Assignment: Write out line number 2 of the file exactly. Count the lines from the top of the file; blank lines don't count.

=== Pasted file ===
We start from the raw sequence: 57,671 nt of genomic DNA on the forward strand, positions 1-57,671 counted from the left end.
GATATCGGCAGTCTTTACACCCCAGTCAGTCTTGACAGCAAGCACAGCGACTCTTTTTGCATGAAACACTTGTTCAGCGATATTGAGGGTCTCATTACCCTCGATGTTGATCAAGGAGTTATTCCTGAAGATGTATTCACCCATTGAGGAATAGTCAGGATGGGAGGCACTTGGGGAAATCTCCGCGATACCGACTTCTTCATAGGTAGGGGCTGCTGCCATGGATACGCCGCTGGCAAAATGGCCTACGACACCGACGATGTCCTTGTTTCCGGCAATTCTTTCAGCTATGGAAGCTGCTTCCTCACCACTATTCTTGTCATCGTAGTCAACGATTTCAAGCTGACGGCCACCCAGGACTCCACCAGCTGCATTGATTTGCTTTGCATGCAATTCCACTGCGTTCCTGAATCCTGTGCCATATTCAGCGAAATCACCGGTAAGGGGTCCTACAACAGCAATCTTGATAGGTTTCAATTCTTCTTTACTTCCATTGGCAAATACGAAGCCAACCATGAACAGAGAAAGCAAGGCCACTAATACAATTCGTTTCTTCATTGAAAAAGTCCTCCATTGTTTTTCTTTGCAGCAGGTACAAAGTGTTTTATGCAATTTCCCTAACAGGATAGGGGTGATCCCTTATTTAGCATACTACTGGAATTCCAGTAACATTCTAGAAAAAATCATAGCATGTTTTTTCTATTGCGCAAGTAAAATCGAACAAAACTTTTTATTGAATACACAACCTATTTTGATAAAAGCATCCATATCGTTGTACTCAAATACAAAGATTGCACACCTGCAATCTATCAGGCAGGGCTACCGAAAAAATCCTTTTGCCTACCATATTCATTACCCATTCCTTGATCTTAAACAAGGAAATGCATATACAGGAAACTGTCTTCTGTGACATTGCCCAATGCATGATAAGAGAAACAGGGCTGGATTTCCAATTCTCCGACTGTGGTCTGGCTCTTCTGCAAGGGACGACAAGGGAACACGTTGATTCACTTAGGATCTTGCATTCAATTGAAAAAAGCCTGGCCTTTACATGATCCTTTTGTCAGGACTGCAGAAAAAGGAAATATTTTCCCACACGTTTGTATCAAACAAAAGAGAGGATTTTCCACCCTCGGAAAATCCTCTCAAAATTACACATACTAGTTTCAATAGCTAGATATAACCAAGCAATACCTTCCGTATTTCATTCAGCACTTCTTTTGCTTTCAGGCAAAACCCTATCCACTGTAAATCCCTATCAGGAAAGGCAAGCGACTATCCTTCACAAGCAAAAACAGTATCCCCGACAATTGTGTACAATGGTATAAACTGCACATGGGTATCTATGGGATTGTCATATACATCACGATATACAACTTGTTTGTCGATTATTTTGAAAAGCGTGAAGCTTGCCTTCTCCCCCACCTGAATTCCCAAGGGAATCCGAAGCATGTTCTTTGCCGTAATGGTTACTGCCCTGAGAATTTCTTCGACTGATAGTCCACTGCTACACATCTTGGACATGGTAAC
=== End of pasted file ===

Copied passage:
GATATCGGCAGTCTTTACACCCCAGTCAGTCTTGACAGCAAGCACAGCGACTCTTTTTGCATGAAACACTTGTTCAGCGATATTGAGGGTCTCATTACCCTCGATGTTGATCAAGGAGTTATTCCTGAAGATGTATTCACCCATTGAGGAATAGTCAGGATGGGAGGCACTTGGGGAAATCTCCGCGATACCGACTTCTTCATAGGTAGGGGCTGCTGCCATGGATACGCCGCTGGCAAAATGGCCTACGACACCGACGATGTCCTTGTTTCCGGCAATTCTTTCAGCTATGGAAGCTGCTTCCTCACCACTATTCTTGTCATCGTAGTCAACGATTTCAAGCTGACGGCCACCCAGGACTCCACCAGCTGCATTGATTTGCTTTGCATGCAATTCCACTGCGTTCCTGAATCCTGTGCCATATTCAGCGAAATCACCGGTAAGGGGTCCTACAACAGCAATCTTGATAGGTTTCAATTCTTCTTTACTTCCATTGGCAAATACGAAGCCAACCATGAACAGAGAAAGCAAGGCCACTAATACAATTCGTTTCTTCATTGAAAAAGTCCTCCATTGTTTTTCTTTGCAGCAGGTACAAAGTGTTTTATGCAATTTCCCTAACAGGATAGGGGTGATCCCTTATTTAGCATACTACTGGAATTCCAGTAACATTCTAGAAAAAATCATAGCATGTTTTTTCTATTGCGCAAGTAAAATCGAACAAAACTTTTTATTGAATACACAACCTATTTTGATAAAAGCATCCATATCGTTGTACTCAAATACAAAGATTGCACACCTGCAATCTATCAGGCAGGGCTACCGAAAAAATCCTTTTGCCTACCATATTCATTACCCATTCCTTGATCTTAAACAAGGAAATGCATATACAGGAAACTGTCTTCTGTGACATTGCCCAATGCATGATAAGAGAAACAGGGCTGGATTTCCAATTCTCCGACTGTGGTCTGGCTCTTCTGCAAGGGACGACAAGGGAACACGTTGATTCACTTAGGATCTTGCATTCAATTGAAAAAAGCCTGGCCTTTACATGATCCTTTTGTCAGGACTGCAGAAAAAGGAAATATTTTCCCACACGTTTGTATCAAACAAAAGAGAGGATTTTCCACCCTCGGAAAATCCTCTCAAAATTACACATACTAGTTTCAATAGCTAGATATAACCAAGCAATACCTTCCGTATTTCATTCAGCACTTCTTTTGCTTTCAGGCAAAACCCTATCCACTGTAAATCCCTATCAGGAAAGGCAAGCGACTATCCTTCACAAGCAAAAACAGTATCCCCGACAATTGTGTACAATGGTATAAACTGCACATGGGTATCTATGGGATTGTCATATACATCACGATATACAACTTGTTTGTCGATTATTTTGAAAAGCGTGAAGCTTGCCTTCTCCCCCACCTGAATTCCCAAGGGAATCCGAAGCATGTTCTTTGCCGTAATGGTTACTGCCCTGAGAATTTCTTCGACTGATAGTCCACTGCTACACATCTTGGACATGGTAAC